Letters to The Editor — April 4, 2024

An old issue

The Bharatiya Janata Party is trying hard to milk the Katchatheevu issue for all it is worth. Was the Prime Minister putting the ‘party first’ or the ‘nation first’? Instead of raking up what happened in a bygone era in the run-up to the general election, the top leader ought to have raised the issue of the retrieval of the islet with the Sri Lankan government during his rule. He manifestly failed to dissuade the Sri Lankan government from arresting Indian fishermen. Jingoism, sabre-rattling and bellicosity are only for domestic consumption.

G. David Milton,

Maruthancode, Tamil Nadu

The Katchatheevu issue has been well explained in all the relevant forums and history books.

Compared to the area of the islet of Katchatheevu, China is said to have usurped thousands of square kilometres of land from India. Why are there weak statements on this?

Tharcius S. Fernando,

Chennai

It is but natural for the Sri Lankan media to be peeved about an issue that was considered long settled. Just like the Sengol, that many had neither heard of or even forgotten, and which was needlessly refurbished at the time of commissioning the new Parliament building, Katchatheevu too will find no traction among the citizens of Tamil Nadu. Even if our leaders were ‘wrong’ as far as the Katchatheevu issue, there is very little that can be done about it now. In the larger interests of good neighbourly diplomacy, it is best we avoid such delicate topics as part of election rhetoric.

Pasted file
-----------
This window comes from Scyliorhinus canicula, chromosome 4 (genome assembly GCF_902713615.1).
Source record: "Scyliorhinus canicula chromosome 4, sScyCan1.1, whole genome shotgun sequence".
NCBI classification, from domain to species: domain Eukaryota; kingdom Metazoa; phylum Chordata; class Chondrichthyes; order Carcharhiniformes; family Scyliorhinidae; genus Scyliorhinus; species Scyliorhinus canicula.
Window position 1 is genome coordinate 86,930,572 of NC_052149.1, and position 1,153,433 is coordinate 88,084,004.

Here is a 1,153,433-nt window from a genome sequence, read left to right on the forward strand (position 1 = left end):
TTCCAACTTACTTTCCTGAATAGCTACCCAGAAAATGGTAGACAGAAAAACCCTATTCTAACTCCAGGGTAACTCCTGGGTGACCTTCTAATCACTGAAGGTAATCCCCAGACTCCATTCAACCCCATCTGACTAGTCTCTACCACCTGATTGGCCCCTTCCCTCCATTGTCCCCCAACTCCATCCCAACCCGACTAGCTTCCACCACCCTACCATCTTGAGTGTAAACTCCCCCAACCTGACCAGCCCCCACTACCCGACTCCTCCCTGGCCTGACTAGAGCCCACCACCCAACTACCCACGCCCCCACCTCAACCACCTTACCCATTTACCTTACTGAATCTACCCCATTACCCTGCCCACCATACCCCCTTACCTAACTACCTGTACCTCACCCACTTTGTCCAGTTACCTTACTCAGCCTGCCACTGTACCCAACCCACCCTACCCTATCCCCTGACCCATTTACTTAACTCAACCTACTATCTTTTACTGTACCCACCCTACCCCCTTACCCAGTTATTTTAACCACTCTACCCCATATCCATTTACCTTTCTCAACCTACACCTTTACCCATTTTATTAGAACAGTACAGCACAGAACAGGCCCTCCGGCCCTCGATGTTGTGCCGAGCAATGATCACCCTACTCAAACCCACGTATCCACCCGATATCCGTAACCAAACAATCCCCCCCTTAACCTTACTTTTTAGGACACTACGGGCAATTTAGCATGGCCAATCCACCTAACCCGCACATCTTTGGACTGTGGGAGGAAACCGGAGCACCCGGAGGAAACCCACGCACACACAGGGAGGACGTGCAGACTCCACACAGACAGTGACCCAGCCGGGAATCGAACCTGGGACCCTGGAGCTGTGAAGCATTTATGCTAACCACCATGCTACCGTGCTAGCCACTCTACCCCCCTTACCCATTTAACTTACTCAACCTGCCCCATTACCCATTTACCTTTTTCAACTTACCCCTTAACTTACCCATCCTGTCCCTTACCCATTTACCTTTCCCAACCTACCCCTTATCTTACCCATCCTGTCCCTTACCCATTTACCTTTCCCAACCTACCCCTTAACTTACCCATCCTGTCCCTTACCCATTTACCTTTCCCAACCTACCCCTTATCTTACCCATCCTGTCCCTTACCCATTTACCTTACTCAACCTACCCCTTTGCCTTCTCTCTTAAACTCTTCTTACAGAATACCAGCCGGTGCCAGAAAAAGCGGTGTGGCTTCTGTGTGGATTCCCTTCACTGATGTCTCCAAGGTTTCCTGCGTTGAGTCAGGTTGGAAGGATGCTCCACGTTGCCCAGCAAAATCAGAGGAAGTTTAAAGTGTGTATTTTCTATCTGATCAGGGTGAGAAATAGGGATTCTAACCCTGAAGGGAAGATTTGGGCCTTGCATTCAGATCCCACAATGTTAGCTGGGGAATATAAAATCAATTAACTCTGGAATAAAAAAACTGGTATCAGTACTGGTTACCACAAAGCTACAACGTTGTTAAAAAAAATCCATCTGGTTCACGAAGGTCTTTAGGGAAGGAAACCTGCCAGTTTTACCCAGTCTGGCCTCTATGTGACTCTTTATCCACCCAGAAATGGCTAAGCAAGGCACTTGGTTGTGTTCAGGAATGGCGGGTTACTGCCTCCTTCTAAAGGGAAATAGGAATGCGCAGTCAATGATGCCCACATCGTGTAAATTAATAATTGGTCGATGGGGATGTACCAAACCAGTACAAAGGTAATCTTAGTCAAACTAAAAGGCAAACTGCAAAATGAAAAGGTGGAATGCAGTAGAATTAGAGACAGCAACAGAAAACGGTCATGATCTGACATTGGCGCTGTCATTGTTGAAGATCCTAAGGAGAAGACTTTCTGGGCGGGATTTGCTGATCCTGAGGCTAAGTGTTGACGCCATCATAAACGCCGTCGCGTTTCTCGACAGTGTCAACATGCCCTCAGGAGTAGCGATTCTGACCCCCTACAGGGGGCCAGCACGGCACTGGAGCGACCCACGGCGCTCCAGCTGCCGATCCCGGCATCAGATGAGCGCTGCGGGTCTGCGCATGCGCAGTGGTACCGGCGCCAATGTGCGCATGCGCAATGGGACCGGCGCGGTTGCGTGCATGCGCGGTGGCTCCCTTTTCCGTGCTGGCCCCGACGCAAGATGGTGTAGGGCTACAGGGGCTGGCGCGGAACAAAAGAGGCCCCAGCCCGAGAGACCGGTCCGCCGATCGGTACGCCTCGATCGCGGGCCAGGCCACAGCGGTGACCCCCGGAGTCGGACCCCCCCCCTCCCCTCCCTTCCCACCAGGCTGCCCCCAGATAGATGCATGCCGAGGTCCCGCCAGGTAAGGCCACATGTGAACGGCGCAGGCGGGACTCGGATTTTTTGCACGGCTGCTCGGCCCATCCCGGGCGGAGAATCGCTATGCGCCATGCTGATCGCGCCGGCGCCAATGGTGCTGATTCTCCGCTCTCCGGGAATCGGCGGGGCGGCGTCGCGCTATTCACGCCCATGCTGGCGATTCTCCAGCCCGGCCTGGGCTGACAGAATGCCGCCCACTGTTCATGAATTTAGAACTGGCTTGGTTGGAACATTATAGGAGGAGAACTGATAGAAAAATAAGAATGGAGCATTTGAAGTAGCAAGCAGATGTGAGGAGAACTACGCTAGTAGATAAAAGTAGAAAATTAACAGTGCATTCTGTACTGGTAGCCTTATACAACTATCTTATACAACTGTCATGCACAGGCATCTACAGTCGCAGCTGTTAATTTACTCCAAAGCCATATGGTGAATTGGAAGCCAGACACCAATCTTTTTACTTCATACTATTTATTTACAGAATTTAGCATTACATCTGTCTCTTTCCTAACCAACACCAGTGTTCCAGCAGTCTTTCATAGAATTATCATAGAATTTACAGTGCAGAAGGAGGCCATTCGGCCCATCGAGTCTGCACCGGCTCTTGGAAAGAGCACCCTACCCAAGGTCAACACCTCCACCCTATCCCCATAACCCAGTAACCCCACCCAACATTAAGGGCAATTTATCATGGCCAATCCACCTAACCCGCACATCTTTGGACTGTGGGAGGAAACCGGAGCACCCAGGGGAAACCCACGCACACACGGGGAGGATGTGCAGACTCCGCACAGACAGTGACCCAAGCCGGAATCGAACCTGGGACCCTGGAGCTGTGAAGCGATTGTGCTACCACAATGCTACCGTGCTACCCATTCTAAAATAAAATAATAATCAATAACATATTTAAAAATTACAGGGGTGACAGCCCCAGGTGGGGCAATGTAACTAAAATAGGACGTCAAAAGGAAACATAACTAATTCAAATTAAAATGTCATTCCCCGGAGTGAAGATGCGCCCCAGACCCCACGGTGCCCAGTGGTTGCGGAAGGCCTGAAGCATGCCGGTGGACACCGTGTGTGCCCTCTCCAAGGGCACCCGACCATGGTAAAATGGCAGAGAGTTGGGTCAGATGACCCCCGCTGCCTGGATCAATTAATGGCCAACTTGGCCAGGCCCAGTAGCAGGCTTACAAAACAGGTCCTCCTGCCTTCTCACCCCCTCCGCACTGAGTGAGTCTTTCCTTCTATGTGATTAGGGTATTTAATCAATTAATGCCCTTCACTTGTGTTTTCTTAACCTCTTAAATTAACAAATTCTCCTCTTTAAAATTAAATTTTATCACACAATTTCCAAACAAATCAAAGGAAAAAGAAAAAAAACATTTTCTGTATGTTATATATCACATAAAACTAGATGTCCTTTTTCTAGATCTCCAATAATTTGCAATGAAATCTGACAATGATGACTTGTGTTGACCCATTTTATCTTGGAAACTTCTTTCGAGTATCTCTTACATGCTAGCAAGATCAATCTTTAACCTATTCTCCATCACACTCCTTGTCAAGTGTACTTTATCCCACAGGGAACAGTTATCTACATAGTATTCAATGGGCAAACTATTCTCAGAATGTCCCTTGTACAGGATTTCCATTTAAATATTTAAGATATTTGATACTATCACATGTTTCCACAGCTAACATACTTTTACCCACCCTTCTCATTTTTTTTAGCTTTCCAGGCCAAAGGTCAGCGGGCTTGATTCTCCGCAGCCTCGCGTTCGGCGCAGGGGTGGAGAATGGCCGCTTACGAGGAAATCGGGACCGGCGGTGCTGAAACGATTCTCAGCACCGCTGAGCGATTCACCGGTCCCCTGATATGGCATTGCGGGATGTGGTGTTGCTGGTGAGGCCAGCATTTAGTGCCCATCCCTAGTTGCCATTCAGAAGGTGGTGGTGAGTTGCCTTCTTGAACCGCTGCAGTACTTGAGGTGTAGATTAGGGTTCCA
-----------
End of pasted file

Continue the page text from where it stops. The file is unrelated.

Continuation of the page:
H.N. Ramakrishna,

Bengaluru

A ‘cure’ and the court

It was amusing to come across the phrase, “self-styled yoga guru”, in the report, “Why did Centre turn a blind eye to Patanjali’s ‘COVID cure’ claim, asks SC”, April 3). Are not all the umpteen number of “gurus” mushrooming across India self-styled?

As long as you know the art of fooling the masses and earning followers, you can be a “leader” in politics or “religion” in the present context in India.

C.K. Prem Kumar,

Palakkad, Kerala

This is not the first time that Patanjali has found itself in the middle of a row. It is well known that the ‘guru’ is a staunch supporter of a well-known national party. That the Court has used strong language in the case underscores the seriousness of the issue in health care.

R. Sivakumar,

Chennai